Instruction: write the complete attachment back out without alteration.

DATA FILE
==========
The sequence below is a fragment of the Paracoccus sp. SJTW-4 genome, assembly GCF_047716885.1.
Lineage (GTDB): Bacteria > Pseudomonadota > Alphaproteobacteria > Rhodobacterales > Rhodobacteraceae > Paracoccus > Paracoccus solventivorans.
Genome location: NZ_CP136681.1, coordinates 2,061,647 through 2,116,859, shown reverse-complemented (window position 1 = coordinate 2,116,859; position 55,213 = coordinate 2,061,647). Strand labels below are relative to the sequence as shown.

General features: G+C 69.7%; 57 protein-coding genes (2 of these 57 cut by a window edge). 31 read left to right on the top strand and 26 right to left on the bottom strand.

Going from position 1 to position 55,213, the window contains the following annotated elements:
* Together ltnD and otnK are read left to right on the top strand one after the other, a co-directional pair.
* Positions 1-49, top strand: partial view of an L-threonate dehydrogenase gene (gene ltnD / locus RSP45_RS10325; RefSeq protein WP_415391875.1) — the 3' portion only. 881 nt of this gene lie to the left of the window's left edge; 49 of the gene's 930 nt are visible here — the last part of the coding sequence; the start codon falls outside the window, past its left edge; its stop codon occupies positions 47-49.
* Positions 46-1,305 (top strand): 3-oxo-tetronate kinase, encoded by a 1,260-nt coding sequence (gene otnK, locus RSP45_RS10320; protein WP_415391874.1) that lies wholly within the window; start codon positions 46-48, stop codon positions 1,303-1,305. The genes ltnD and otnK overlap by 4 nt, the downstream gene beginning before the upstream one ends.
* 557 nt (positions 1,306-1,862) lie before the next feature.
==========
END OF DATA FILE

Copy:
The sequence below is a fragment of the Paracoccus sp. SJTW-4 genome, assembly GCF_047716885.1.
Lineage (GTDB): Bacteria > Pseudomonadota > Alphaproteobacteria > Rhodobacterales > Rhodobacteraceae > Paracoccus > Paracoccus solventivorans.
Genome location: NZ_CP136681.1, coordinates 2,061,647 through 2,116,859, shown reverse-complemented (window position 1 = coordinate 2,116,859; position 55,213 = coordinate 2,061,647). Strand labels below are relative to the sequence as shown.

General features: G+C 69.7%; 57 protein-coding genes (2 of these 57 cut by a window edge). 31 read left to right on the top strand and 26 right to left on the bottom strand.

Going from position 1 to position 55,213, the window contains the following annotated elements:
* Together ltnD and otnK are read left to right on the top strand one after the other, a co-directional pair.
* Positions 1-49, top strand: partial view of an L-threonate dehydrogenase gene (gene ltnD / locus RSP45_RS10325; RefSeq protein WP_415391875.1) — the 3' portion only. 881 nt of this gene lie to the left of the window's left edge; 49 of the gene's 930 nt are visible here — the last part of the coding sequence; the start codon falls outside the window, past its left edge; its stop codon occupies positions 47-49.
* Positions 46-1,305 (top strand): 3-oxo-tetronate kinase, encoded by a 1,260-nt coding sequence (gene otnK, locus RSP45_RS10320; protein WP_415391874.1) that lies wholly within the window; start codon positions 46-48, stop codon positions 1,303-1,305. The genes ltnD and otnK overlap by 4 nt, the downstream gene beginning before the upstream one ends.
* 557 nt (positions 1,306-1,862) lie before the next feature.